When Fire Emblem Warriors was first announced, I was elated. I imagined kicking ass as characters like Lyn, Hector, Tibarn, and the Black Knight. Maybe Tibarn was a little unlikely, given that he’s an NPC for most of the two games he’s in, but I felt sure that FE Warriors would include at least one or two characters from each game in the series. Much to my dismay, that turned out to be incorrect; of the above characters, only Lyn actually made the cut. This disappointment almost caused me to miss out on a great game.
Because of the roster, I had low expectations for this game and was hesitant to even pick it up, but now I’m glad I did. Fire Emblem Warriors is a large-scale hack-and-slash game in which you run across a huge battlefield taking out enemy troops by the dozen. You can capture forts and outposts by defeating stronger-than-normal enemies called Captains. You can also use the pause menu to issue orders to other characters in your army. Often, there will be a variety of objectives that come up during battles—to protect a specific NPC, capture a specific landmark, or defeat a specific enemy. As you fight, you will gradually charge up two gauges, your Warrior Gauge and your Awakening Gauge. The Warrior Gauge allows you to execute a Warrior Special, an automatic combo with an especially powerful finishing attack; the Awakening Gauge provides you with enhanced offensive capabilities and cancels any weapon triangle disadvantage for a limited time. When your Awakening state ends, your character will auto-initiate a strong finishing move much like the Warrior Special. Finally, some moves will trigger the Stun Gauge on stronger-than-normal enemies; once the Stun Gauge is present, if you continue to attack the same target, you will fill it up and launch a critical hit, similar to the last hit of a Warrior Special. Finally, you can manufacture special crests between battles to power up your characters in various ways. These are all common threads throughout Dynasty Warriors and its spin-offs, things that anyone even remotely familiar with the series would expect.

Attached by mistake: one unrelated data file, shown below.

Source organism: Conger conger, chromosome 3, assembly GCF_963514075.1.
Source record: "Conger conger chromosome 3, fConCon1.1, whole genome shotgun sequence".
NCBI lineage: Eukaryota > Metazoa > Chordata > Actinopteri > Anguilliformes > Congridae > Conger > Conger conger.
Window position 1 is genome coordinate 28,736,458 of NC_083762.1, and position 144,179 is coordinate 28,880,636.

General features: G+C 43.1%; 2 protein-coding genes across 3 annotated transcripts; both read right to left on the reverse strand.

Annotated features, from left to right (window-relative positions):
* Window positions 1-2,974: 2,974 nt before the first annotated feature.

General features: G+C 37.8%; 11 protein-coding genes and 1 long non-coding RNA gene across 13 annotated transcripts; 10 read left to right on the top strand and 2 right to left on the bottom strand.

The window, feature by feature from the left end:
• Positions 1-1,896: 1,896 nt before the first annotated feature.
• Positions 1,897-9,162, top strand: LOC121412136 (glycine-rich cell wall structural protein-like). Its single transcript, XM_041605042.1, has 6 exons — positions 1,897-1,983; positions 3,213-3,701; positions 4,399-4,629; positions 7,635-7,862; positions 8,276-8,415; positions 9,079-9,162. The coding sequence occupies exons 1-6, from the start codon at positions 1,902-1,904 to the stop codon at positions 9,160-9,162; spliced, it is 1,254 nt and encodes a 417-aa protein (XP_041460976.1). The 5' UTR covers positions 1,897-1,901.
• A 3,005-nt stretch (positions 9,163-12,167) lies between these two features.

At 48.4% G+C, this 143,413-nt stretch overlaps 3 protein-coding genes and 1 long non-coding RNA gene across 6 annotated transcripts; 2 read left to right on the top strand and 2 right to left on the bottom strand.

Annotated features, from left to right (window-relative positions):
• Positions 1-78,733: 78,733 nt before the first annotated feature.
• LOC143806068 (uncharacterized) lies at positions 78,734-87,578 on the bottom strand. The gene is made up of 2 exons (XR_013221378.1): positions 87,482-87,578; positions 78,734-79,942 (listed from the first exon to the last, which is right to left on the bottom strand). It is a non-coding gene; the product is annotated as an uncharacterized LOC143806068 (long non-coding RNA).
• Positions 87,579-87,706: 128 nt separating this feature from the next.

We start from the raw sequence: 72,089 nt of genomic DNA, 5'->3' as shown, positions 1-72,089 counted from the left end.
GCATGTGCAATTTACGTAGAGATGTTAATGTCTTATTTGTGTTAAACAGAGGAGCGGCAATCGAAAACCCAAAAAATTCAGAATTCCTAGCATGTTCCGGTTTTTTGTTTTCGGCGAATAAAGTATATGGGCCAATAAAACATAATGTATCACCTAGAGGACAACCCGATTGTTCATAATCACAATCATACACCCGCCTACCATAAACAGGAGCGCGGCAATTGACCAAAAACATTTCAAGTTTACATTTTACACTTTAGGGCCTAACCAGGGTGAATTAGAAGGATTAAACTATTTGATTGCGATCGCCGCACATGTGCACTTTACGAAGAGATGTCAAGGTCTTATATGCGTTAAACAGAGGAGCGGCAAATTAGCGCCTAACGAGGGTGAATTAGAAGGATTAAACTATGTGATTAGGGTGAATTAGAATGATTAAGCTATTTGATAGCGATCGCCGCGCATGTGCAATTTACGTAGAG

What came as a pleasant surprise to me were the new gameplay twists inspired by Fire Emblem. First of all, the weapon triangle, introduced in FE4: Genealogy of the Holy War, is included in the game. Swords beat axes, axes beat lances, and lances beat swords. What this means in terms of Warriors gameplay is that an advantaged weapon type triggers the Stun Gauge with any attack and fills it up quickly, while a disadvantaged weapon type can never trigger the Stun Gauge. Also, certain weapons are especially effective against certain types of enemies; bows deal much more damage to flying characters, the legendary Falchion is especially effective against dragons (including the half-dragon Corrin) and wyverns, armor-slaying weapons are strong against heavily armored knights, etc. These qualities can be added to a weapon via forging, provided that you have another weapon with the trait you want to add. In addition to weapons, some characters can also use healing staves to restore an ally’s HP.
Characters also level up in this game, improving their basic fighting abilities. When a character reaches Level 15, you can promote them to an advanced class, drastically bumping up their stats and enabling them to receive more powerful crest enhancements. However, a character’s Level doesn’t reset back to 1 upon promotion, so there’s no reason to level up further before promoting like there would be in most main series games. Like in many Fire Emblem titles, you can sometimes find treasure chests on the battlefield that contain special weapons or other items, such as the Master Seals you need in order to promote characters. In order to open these chests, you need to obtain keys by defeating certain enemies. You may also need to rush out and defeat a Thief or two before they steal your treasure for themselves.
Finally, Warriors also includes the pair-up system introduced in FE Awakening. You can switch which one of the pair you control at will. Once in a while, a paired ally can block an enemy attack or make an attack of their own that automatically starts the Stun Gauge. In addition, if both characters in a pair have their Warrior Gauges full, they can perform a Dual Warrior Special together, cooperating to deal even more damage.